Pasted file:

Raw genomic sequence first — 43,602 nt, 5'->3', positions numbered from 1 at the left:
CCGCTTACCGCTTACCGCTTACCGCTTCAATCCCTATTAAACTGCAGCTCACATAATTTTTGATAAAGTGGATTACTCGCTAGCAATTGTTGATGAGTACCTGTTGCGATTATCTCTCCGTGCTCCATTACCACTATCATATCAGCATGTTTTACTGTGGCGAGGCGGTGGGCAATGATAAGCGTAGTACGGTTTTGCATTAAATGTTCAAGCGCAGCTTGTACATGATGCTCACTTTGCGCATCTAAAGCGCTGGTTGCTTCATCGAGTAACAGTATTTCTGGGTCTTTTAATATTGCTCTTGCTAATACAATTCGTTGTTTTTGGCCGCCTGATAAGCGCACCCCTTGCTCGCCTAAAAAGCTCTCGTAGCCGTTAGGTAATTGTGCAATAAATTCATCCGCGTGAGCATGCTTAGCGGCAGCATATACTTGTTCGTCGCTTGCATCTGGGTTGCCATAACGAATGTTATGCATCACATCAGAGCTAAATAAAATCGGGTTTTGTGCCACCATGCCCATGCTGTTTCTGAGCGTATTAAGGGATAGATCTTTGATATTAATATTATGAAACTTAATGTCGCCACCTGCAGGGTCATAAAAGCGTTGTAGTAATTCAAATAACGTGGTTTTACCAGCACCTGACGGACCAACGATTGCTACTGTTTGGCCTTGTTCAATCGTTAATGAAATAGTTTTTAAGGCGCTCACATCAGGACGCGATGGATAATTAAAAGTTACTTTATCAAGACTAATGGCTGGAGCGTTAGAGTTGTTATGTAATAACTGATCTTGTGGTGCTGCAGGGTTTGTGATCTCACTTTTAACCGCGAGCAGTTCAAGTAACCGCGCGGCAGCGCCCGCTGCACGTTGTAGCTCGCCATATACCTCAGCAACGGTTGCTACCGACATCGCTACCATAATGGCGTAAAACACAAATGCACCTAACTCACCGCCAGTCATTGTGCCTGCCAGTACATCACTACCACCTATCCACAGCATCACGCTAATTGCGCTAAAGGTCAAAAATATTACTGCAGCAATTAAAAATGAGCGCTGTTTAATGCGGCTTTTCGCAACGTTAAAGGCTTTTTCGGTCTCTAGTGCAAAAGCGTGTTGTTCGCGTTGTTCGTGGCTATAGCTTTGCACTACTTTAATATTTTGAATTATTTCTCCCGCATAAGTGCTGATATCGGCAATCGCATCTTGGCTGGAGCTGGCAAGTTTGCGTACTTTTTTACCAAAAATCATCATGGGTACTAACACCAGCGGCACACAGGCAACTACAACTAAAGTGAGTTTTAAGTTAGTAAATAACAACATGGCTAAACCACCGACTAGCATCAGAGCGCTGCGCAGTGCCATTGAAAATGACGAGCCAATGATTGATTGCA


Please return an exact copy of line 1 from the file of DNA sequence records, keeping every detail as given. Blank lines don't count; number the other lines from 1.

Raw genomic sequence first — 43,602 nt, 5'->3', positions numbered from 1 at the left: